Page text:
Anyone familiar with my writing on the topic will attest that I have a traditional stance (I will not rehash it here. I have been condemned for hate speech by the Left and do not see a need to prove my 'bona fides' to the Right). The pope does as well. He says the church's teaching is quite clear. He also says, and I agree, that the love of Jesus for all also extends to gays. And if the church does not exclude the unjust, the greedy, the mean, the selfish, the liar, the cheat and all other sinners, then it is fair to call the hyper focus on homo-sex sins as an obsession.

This pope is important. His words ring true to me (his actual words, not the new stories). [An aside, I think abortion is different from the other two.] I hope people will react to what he says not what the newspapers cobble together. I hope, more importantly, that we would all take seriously the words "I am a sinner" and the Good News "Jesus Christ came into the world to save sinners"! We need more focus on ministry to sinners (everybody) and that is what the Pope is advocating.


  1. In 2000 Pope John Paul forecast the importance of Christians' individual spiritual growth in the 21st century. I would expect that as a Jesuit, this Pope would support this growth.

    1. Thanks brother. I think the Pope is very much a pastor on a street level. Really impressed with him. Less impressed with the media coverage--but that is to be expected. God may be doing something special here with Francis.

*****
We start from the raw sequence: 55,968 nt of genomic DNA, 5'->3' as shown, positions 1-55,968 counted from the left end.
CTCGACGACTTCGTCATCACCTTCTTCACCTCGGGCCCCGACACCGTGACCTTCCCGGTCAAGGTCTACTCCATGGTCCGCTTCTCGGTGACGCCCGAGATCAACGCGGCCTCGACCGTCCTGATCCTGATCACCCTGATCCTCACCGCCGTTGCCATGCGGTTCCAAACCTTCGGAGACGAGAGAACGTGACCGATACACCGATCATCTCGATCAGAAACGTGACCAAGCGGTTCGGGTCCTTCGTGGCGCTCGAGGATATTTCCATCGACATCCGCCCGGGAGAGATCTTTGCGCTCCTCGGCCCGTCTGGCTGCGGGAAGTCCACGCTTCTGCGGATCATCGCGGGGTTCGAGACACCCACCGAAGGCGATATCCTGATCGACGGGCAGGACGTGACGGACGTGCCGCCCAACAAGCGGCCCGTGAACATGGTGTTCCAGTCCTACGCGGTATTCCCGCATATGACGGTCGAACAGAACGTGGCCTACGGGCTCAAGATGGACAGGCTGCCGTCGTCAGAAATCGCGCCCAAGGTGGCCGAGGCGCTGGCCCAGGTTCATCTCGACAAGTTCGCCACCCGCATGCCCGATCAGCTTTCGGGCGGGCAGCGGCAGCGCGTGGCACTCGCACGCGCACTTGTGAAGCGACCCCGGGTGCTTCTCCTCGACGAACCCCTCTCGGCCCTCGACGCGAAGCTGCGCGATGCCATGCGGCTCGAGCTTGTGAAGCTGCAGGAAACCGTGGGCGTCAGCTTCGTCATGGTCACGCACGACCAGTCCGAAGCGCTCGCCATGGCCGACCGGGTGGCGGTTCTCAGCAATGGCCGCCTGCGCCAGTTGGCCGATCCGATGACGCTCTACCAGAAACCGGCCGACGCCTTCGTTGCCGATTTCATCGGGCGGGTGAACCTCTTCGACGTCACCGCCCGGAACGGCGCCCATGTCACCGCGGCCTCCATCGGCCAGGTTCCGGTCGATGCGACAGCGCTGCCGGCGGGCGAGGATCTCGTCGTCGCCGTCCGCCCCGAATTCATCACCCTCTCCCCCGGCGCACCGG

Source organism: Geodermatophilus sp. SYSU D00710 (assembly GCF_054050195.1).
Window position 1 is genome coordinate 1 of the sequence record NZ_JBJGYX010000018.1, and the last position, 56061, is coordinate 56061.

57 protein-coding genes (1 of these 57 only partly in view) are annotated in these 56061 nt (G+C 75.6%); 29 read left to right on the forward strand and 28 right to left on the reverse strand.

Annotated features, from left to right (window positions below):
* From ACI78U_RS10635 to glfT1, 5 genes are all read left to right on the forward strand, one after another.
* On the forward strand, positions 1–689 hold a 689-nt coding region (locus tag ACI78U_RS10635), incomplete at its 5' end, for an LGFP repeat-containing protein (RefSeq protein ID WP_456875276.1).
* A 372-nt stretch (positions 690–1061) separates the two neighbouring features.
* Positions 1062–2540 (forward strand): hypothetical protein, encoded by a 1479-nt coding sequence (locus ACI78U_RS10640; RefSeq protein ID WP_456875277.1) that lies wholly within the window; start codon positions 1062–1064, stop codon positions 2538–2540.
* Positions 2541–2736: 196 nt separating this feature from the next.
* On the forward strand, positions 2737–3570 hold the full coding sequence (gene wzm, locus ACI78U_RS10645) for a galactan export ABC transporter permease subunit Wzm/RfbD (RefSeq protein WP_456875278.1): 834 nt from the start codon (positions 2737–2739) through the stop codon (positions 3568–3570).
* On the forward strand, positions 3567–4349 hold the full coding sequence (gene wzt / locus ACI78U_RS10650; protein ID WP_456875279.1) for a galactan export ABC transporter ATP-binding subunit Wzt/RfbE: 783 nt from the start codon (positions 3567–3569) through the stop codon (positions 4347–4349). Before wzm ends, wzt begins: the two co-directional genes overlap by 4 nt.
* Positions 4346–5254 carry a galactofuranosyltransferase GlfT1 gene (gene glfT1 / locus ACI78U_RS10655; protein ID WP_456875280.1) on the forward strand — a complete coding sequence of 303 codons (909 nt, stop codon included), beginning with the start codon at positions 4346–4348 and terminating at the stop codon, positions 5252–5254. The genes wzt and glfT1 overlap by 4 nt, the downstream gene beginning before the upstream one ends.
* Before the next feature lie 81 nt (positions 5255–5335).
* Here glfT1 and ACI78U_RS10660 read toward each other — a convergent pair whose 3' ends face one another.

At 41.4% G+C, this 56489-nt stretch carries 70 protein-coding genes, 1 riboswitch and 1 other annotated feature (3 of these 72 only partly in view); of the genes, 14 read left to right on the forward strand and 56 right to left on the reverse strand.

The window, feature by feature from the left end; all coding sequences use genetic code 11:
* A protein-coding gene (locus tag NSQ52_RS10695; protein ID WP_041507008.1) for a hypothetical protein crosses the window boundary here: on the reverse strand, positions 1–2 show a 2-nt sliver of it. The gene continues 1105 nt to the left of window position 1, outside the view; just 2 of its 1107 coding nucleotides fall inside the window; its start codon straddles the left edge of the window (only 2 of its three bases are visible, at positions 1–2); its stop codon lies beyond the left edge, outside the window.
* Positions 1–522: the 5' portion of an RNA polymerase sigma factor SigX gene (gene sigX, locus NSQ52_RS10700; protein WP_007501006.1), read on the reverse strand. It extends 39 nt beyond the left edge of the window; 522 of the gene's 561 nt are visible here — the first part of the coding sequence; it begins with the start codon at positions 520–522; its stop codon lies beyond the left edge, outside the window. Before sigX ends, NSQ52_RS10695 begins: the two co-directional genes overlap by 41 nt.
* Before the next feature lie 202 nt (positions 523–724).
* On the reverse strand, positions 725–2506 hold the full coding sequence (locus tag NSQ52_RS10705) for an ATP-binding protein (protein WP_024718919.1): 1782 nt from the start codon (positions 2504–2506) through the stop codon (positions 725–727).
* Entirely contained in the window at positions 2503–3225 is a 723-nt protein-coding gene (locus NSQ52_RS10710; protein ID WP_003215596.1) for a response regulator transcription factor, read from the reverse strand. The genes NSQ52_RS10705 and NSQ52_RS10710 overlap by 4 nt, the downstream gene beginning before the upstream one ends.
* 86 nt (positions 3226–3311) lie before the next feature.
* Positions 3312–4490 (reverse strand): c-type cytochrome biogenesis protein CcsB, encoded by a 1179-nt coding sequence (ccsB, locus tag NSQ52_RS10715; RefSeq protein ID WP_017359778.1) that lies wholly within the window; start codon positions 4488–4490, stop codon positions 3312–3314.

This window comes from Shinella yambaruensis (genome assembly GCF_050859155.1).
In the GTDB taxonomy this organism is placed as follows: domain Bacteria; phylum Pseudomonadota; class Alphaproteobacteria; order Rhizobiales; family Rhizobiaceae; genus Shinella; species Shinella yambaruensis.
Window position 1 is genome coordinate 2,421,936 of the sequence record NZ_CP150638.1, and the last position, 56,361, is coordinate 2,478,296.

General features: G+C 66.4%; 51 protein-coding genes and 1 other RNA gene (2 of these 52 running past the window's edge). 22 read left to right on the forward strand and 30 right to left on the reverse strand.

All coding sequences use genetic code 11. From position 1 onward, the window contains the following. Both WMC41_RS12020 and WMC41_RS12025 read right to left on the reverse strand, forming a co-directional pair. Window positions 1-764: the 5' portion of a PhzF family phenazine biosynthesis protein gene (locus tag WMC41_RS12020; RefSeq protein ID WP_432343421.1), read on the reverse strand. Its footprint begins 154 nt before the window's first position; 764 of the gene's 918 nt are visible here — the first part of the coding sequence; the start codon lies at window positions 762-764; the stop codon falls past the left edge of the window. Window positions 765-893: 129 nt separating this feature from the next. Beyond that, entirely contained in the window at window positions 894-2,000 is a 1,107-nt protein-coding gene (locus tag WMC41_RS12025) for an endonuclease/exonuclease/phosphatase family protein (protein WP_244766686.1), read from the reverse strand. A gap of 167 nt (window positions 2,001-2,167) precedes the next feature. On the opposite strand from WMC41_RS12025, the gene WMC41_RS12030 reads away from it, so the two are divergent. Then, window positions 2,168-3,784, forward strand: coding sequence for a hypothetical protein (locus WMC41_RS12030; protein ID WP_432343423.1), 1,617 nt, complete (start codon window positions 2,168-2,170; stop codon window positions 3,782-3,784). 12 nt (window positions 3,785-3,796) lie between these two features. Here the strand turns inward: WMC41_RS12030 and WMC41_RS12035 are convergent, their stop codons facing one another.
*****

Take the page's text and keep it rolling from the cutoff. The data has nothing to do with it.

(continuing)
2. We are all sinners. Am I to say my sin is less than another's? I am not a rapist, but I have been with rapists and child molesters for hours having conversations. I know the evil which they commit. I detest the sin, but I find it hard to detest the person. I have literally watched bad men die, but I still cry out in my heart for a last moment of salvation for his lost soul. It is not my place to condemn another or pass judgement. That is not a job God gave me. ‘Love the Lord your God with all your heart and with all your soul and with all your mind. This is the first and greatest commandment. And the second is like it: ‘Love your neighbor as yourself." And I, like most, certainly love myself. I think the Pope is right.

    1. Because of the integrity of your words I find myself silent. thanks Wilton.